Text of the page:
And despite their connections to commerical success such as this that broke out for the SDRE guys throughout the years both before and after the band's demise (lead singer Enigk also experienced marginal glory as film composer for the deservedly forgotten film The United States of Leland), I really didn't see this reunion as a primarily financially-fueled decision. And I say that as someone who finds a lot of these reunions nowadays completely financially-fueled. And I totally thought the same of SDRE up until the night of the show because there seemed no other reason to do it other than to jump on the bandwagon and see where their mark in emo history lay. Now the show was not sold out, but it was pretty packed. Their comments to the crowd were not necessarily enthusiastic, but they didn't sound forced either. And ultimately, at some point around the middle of them venturing into territory from their 3rd album How it Feels to Be Something On (and Pitchfork's favorite of that year, mind you) with "Guitar and Video Games", I realized they were not doing this for a quick buck. I had completely decided that between their new song that Jeremy (an otherwise sadsack sullen guy) murmured afterward he looks "forward to recording that one" and the pure ardor that propelled Mendel and Goldsmith through "Guitar and Video Games", that this was for real. These guys loved playing music together again.
So while not every song filled my veins with the kind of vitriolic fervor I felt as a pained teenager in a suburban wasteland (wee-ow, that sounds lame, who was I?) and as I came to the treacherous realization that soon I too would be 40 and might not want to "get into it" at a show, that at least the music remains. And thankfully, due to the spirit and genuine love between four guys who had a good run back in the day, both they and I and the hundreds of others that filled First Avenue wouldn't have to settle for just casually listening to an old record to get our nostalgic rocks off. We could get together again and while we can't recreate the past, we sure can come close. And as the mild giddy high weared off as I exited the parking ramp Wednesday night and I witnessed a 40-ish guy with black-rimmed glasses pulled out of his spot and readjust a car seat in the back of his Honda, I thought to myself, 40's not going to be too bad at all. If I can get away on a weeknight when I have a kid of my own to go and relive the glory of emo music when I'm 40, it's not going to be too bad at all.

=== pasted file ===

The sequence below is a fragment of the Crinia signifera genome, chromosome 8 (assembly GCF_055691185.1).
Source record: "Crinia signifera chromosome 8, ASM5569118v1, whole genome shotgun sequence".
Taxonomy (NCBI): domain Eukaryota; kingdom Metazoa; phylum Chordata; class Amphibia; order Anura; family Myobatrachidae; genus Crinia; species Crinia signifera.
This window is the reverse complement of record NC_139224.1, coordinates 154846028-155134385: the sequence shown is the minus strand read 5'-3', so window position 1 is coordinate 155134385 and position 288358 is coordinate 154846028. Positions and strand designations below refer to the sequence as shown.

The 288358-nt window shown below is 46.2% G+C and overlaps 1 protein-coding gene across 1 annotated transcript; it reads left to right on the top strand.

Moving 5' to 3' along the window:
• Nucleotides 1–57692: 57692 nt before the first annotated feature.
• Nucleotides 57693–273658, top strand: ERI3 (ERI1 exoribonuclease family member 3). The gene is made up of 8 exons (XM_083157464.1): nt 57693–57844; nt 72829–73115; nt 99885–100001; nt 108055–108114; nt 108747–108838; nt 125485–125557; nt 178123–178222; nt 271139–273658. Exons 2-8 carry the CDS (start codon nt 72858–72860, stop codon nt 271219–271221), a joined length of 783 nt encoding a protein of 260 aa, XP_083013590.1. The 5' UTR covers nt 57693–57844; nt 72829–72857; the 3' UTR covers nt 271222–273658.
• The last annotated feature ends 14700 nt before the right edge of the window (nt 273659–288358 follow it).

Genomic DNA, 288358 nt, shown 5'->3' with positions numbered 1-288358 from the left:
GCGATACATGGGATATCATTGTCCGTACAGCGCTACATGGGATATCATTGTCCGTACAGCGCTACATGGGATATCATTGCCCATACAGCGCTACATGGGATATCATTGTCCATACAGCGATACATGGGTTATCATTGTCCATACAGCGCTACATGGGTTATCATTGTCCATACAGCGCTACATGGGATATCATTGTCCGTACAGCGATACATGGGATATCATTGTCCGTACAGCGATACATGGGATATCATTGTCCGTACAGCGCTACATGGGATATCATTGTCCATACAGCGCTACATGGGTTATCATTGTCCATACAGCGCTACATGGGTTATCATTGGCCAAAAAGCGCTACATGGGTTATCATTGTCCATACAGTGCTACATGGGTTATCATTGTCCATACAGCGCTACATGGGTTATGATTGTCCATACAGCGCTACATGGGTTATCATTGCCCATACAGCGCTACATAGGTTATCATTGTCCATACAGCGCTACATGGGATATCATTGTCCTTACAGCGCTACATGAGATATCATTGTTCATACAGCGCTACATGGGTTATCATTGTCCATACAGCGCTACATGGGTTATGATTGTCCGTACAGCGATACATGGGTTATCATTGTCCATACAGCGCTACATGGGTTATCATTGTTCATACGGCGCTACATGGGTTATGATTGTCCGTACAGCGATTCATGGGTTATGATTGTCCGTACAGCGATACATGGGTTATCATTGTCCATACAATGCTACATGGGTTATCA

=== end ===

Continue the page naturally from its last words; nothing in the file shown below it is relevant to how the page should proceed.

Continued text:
Thursday, September 24, 2009
[Warner Bros./Helium 3]
A true resistance movement, in the classical sense, does more than just overturn the status quo. A truly influential resistance is one that stands for something greater, that meets traditional wisdom with fierce internal power and clashes with the establishment in such a meaningful way that, in the event of their failure, future generations can still look to their example for strength. If a resistance is truly important, it will ring throughout history and impact even those who oppose it simply through the strength of its ideals.
Whatever resistance Muse is attempting to mount with their new album will probably be forgotten before the last song is finished playing.
Muse has always been a fairly well-respected band for their musical ability and for singer Matthew Bellamy’s stirring, if divisive, voice. They’ve been significantly less respected for essentially being a rip-off of early Radiohead and Queen. All the musical talent in the world can’t make up for derivative songwriting. Their “Guitar Hero”-powered hit single, “Knights of Cydonia” (from their previous album “Black Holes and Revelations”) was basically a cowboy’s version of “Bohemian Rhapsody.”